Foreign Orders & DecorationsPoland

44 Goldene Virtuti-Militari-Medaille aus dem polnisch-russischen Krieg von 1792

 Oval gold medal, 19th century specimen struck from the original die.

Weight: 33.2 g.

This earliest form of the Order of the Virtuti Militari is an object that has been treated as a true national relic in Poland for centuries. This is confirmed by the words of Prince Józef Poniatowski in a letter to King Stanisław August:

"As for me, I will probably part with it with my life, and if I have children, I will leave it to them as a beautiful legacy and as a sign reminding them of the damage done to their fatherland, and as a reminder of the most flattering kind that a father can leave them. A sign that in the midst of traitors, in the midst of a hundred thousand Russians with whom he fought for the good of his country and the glory of his king, he dared to preserve the independence of his thought."

Julian Skelnik, author of the monograph "Medal Virtuti Militari", confirms the existence of 11 surviving examples of the medal from 1792 (counting gold and silver pieces together). But only 3 (!) of these are in private collections. Most of them are in museum collections: 2 pieces in the Russian Hermitage, one in Prague, Czech Republic, and 5 in Poland.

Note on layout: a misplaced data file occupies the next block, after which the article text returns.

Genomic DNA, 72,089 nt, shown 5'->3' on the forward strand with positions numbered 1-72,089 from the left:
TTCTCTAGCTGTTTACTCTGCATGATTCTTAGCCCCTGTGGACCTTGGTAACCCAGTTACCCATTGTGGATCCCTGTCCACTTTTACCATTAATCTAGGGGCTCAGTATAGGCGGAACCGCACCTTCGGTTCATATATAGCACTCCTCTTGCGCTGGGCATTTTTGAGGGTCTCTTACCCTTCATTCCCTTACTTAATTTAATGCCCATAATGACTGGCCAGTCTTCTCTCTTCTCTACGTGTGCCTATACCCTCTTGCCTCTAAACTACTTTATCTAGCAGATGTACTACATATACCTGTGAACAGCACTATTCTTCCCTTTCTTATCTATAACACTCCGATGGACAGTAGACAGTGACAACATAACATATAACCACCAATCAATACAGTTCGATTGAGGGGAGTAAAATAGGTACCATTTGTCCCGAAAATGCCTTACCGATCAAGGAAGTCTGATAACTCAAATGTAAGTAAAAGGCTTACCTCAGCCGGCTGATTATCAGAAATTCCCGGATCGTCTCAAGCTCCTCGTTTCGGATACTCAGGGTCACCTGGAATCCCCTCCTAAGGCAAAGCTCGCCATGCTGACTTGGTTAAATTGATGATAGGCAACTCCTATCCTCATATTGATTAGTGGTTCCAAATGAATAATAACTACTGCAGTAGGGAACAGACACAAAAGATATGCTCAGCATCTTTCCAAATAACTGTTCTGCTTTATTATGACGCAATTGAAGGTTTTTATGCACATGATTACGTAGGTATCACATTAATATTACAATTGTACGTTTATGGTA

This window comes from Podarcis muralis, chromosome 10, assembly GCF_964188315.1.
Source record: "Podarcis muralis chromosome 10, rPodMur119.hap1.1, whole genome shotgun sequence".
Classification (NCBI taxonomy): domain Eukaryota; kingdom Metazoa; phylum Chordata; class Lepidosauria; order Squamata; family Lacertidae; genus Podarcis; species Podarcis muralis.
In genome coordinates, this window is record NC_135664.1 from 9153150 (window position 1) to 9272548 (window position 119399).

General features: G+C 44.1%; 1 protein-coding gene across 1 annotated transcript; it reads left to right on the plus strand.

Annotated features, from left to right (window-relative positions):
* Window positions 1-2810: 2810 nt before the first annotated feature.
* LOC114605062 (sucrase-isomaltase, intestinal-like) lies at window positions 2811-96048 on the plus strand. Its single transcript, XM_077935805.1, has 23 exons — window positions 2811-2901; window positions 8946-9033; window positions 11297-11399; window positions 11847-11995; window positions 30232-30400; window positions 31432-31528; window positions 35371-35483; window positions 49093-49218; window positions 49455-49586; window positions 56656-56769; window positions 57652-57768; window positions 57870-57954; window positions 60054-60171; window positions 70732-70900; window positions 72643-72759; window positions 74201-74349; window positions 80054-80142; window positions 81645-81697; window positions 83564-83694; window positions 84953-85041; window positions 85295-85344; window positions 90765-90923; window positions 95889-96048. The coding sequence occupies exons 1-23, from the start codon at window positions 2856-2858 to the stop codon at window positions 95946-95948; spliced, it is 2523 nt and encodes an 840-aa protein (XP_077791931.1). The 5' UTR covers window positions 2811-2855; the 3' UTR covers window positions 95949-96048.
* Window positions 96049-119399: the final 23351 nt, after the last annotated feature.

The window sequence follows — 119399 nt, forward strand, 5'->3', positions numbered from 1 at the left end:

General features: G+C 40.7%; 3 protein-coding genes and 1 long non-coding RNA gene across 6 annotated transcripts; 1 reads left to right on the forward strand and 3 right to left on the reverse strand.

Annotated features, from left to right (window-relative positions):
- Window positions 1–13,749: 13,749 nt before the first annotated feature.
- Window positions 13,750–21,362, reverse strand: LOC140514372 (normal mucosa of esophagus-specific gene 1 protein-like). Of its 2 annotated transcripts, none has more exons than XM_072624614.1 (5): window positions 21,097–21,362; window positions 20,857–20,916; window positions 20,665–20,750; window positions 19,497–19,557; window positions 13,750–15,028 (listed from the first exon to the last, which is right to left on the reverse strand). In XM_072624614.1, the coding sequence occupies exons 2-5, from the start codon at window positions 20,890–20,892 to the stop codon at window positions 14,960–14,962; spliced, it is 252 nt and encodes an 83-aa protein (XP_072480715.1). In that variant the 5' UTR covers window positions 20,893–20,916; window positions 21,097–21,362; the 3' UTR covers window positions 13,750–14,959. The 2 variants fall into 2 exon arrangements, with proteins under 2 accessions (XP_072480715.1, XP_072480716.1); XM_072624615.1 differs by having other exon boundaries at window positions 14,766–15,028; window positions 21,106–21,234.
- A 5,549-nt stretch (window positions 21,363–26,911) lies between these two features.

"Virtuti Militari" literally means "military virtues", and the award of this medal was introduced in 1792 in recognition of the demonstration of military virtues during the Polish-Russian War.

J. Skelnik writes: "The medal was not awarded for merit in the literal sense, but for the demonstration of military virtues. To receive it, one had to demonstrate courage in the face of the enemy, which is generally considered an exceptional virtue for any soldier. All the more so as it was an act that went beyond the limits of the usual duties of members of the military state".

After King Stanislaus Augustus joined the Targowica, the wearing of the medals was forbidden and their return was ordered, so that they were already regarded by the participants of the Polish-Russian War as an extremely valuable souvenir, a kind of relic.

This is illustrated by the letter from Prince Józef Poniatowski quoted at the beginning, in which he responded to Stanisław August Poniatowski's demand to return his award, as ordered by the Targowica. Prince Józef did not return the medal - after his death, the Virtuti Militari medal was among his personal belongings.

The historical background to the creation of the Virtuti Militari medal, its characteristics and a catalogue of known examples are compiled in the monograph "Medaille Virtuti Militari" by Julian Skelnik.

Extremely rare collector's item.